Enemy design is simple. You’ve got your blobs with red eyes, your blobs with red eyes that fly, your moving fly boys and so forth. The blobs with red eyes on the ground have two variants – ones that run towards you and away, and ones that shoot lasers at you. It was a bit difficult figuring out which ones would shoot lasers as there’s no differences in look. After some clever sleuthing and using the brain machine, the ones that shoot at you move away from you as you move towards them.
Like any true Metroidvania game, this game also includes different pixelated versions of biomes. You’ve got your standard castle biome, hell biome, forest biome, and so forth. The art design for each of these are rather quaint and feature different enemy types. Exploring these zones can benefit you with a variety of upgrades, health, and ammo. The main four upgrades are the ability to pass under gaps, double jump, pass through gates, and pass through fences. There are also upgrades for your sword, gun, and map.
Finding your way through these biomes isn’t that difficult. At no point in this game did I ever feel super lost, other than having to backtrack once or twice (expected in a Metroidvania title.) It’s very straightforward into what upgrades you’ll get next, or what you need to do to progress to the next area. Though that’s not to say the game doesn’t get tricky.
Later on, you’ll find several portals that’ll transfer you from the white dimension to the black dimension, allowing you to go to places you couldn’t previously access. If I had to compare it to a existing game, it reminds me of the Dark World / Light World Mechanic in The Link To The Past.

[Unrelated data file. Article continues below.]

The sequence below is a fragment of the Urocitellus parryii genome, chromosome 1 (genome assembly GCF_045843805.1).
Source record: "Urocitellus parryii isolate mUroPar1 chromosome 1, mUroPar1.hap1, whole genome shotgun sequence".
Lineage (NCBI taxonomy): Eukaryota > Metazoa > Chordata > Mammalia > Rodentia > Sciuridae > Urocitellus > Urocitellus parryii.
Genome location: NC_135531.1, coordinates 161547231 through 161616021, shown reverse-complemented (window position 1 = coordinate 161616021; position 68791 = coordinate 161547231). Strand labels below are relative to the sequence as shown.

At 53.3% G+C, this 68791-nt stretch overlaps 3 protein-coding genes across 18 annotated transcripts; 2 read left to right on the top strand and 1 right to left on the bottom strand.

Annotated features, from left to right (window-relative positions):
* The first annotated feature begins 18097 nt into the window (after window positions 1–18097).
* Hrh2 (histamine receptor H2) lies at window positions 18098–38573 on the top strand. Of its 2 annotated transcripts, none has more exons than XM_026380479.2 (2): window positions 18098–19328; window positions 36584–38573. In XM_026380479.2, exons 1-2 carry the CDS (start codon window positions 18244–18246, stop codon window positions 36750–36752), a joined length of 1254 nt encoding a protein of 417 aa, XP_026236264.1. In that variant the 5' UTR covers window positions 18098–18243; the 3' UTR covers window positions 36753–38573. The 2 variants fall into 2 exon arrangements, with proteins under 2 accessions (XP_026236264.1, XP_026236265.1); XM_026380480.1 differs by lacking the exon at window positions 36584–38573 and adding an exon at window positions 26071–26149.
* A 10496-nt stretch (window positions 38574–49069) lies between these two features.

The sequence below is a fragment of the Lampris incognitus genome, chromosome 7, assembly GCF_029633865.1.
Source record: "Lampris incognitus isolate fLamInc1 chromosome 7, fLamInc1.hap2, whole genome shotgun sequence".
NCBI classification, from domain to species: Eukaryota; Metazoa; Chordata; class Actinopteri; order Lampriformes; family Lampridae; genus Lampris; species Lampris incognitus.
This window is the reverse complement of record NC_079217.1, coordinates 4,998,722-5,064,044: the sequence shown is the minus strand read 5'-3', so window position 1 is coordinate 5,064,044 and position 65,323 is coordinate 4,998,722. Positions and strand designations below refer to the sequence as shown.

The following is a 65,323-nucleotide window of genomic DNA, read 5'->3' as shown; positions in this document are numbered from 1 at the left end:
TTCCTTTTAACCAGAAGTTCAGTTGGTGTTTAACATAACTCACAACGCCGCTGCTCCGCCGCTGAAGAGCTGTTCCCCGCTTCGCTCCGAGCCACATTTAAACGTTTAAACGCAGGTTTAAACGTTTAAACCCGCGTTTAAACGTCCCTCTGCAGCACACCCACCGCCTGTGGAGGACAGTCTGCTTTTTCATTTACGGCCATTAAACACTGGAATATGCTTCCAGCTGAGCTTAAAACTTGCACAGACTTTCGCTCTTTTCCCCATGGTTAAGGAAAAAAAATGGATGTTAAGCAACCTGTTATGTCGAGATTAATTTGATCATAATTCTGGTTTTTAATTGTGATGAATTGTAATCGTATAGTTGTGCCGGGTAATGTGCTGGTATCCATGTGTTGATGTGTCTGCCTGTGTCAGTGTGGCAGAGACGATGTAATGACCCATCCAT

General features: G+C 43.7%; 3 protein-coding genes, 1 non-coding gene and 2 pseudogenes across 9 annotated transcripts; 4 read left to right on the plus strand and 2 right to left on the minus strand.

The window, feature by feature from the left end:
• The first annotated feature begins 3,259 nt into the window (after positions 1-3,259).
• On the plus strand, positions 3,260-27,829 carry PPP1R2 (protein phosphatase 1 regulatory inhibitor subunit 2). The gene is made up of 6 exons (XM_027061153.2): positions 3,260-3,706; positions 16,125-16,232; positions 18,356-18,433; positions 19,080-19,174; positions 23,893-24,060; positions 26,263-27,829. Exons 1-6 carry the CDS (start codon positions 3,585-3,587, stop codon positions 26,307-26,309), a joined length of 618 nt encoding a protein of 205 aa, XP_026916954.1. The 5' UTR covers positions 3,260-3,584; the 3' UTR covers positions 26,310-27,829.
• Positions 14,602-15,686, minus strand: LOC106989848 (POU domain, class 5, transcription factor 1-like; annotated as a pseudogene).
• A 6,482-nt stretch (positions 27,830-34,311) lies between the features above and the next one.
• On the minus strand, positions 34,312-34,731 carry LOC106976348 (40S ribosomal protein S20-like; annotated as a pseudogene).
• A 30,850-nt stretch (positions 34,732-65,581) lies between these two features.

Boss design is jank, and I adore it. Some of the bosses are goofy and creative, while others are more serious. From a buzzing lightbulb looking mosquito to a giant cyclops, this game doesn’t suffer from kooky design.
The game, for better or worse, is short. I’m personally fine with this, as I dig short games that I can finish in one session if they’re arcade-like. I mention this because it can be a deterrent for purchasing. To add to this, if you’re looking for a story game, this game doesn’t have much of one, if any at all.
After exploring every nook and cranny, it took me roughly 3 hours to finish. By no means did I 100% it, but I feel like I at least completed the game 95% of the way through. According to the Steam page, there are three endings. I’m pretty sure I got the average ending. To a player trying to 100% it, I could see this game taking about 4-5 hours depending on the level of player knowledge with Metroidvanias.
To answer the question I posed at the beginning of the article, I’d say the game is indeed fun and is worth it at its current price point of $10 if you really like Metroidvania titles. Though the game suffers from a few flaws such as screen flickering and a lack of overall options, Two Bit Hero is a quick little romp from a developer who seems to know how to design a track without having to force the player on the rails. Kudos to you, Ezekiel Rage.
Game was provided by Publisher